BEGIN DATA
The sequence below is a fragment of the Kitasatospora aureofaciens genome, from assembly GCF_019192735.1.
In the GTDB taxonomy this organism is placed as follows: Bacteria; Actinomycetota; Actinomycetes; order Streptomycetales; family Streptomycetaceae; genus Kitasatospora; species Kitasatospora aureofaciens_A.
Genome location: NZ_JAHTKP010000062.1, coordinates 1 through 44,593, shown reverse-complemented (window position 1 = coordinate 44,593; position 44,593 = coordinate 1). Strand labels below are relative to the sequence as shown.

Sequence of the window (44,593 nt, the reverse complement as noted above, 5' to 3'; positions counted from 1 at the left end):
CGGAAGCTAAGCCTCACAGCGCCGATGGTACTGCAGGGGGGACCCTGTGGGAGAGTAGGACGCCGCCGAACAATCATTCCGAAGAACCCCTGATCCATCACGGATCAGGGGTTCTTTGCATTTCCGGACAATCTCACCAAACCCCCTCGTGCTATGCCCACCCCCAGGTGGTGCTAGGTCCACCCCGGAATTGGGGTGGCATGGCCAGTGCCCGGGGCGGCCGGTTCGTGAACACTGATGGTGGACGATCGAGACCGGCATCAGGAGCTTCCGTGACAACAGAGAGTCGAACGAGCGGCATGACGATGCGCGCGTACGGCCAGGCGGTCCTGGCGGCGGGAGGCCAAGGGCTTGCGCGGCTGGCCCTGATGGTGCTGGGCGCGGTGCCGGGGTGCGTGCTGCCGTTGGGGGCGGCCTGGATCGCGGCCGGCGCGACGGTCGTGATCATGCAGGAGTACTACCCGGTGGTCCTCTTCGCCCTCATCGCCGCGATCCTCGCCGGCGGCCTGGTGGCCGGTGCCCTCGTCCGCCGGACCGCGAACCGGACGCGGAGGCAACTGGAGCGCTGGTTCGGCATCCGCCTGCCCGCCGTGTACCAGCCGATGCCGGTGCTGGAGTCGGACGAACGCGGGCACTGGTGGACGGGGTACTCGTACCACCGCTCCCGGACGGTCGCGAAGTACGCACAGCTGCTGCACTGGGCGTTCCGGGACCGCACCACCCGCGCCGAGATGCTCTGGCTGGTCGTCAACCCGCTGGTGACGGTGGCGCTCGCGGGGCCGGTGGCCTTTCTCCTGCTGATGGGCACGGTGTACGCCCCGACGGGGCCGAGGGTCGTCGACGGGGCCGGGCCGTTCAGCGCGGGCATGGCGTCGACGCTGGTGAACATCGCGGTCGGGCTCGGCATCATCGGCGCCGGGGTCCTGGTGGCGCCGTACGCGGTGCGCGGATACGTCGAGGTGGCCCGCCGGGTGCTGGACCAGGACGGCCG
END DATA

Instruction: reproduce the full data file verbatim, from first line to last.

The sequence below is a fragment of the Kitasatospora aureofaciens genome, from assembly GCF_019192735.1.
In the GTDB taxonomy this organism is placed as follows: Bacteria; Actinomycetota; Actinomycetes; order Streptomycetales; family Streptomycetaceae; genus Kitasatospora; species Kitasatospora aureofaciens_A.
Genome location: NZ_JAHTKP010000062.1, coordinates 1 through 44,593, shown reverse-complemented (window position 1 = coordinate 44,593; position 44,593 = coordinate 1). Strand labels below are relative to the sequence as shown.

Sequence of the window (44,593 nt, the reverse complement as noted above, 5' to 3'; positions counted from 1 at the left end):
CGGAAGCTAAGCCTCACAGCGCCGATGGTACTGCAGGGGGGACCCTGTGGGAGAGTAGGACGCCGCCGAACAATCATTCCGAAGAACCCCTGATCCATCACGGATCAGGGGTTCTTTGCATTTCCGGACAATCTCACCAAACCCCCTCGTGCTATGCCCACCCCCAGGTGGTGCTAGGTCCACCCCGGAATTGGGGTGGCATGGCCAGTGCCCGGGGCGGCCGGTTCGTGAACACTGATGGTGGACGATCGAGACCGGCATCAGGAGCTTCCGTGACAACAGAGAGTCGAACGAGCGGCATGACGATGCGCGCGTACGGCCAGGCGGTCCTGGCGGCGGGAGGCCAAGGGCTTGCGCGGCTGGCCCTGATGGTGCTGGGCGCGGTGCCGGGGTGCGTGCTGCCGTTGGGGGCGGCCTGGATCGCGGCCGGCGCGACGGTCGTGATCATGCAGGAGTACTACCCGGTGGTCCTCTTCGCCCTCATCGCCGCGATCCTCGCCGGCGGCCTGGTGGCCGGTGCCCTCGTCCGCCGGACCGCGAACCGGACGCGGAGGCAACTGGAGCGCTGGTTCGGCATCCGCCTGCCCGCCGTGTACCAGCCGATGCCGGTGCTGGAGTCGGACGAACGCGGGCACTGGTGGACGGGGTACTCGTACCACCGCTCCCGGACGGTCGCGAAGTACGCACAGCTGCTGCACTGGGCGTTCCGGGACCGCACCACCCGCGCCGAGATGCTCTGGCTGGTCGTCAACCCGCTGGTGACGGTGGCGCTCGCGGGGCCGGTGGCCTTTCTCCTGCTGATGGGCACGGTGTACGCCCCGACGGGGCCGAGGGTCGTCGACGGGGCCGGGCCGTTCAGCGCGGGCATGGCGTCGACGCTGGTGAACATCGCGGTCGGGCTCGGCATCATCGGCGCCGGGGTCCTGGTGGCGCCGTACGCGGTGCGCGGATACGTCGAGGTGGCCCGCCGGGTGCTGGACCAGGACGGCCG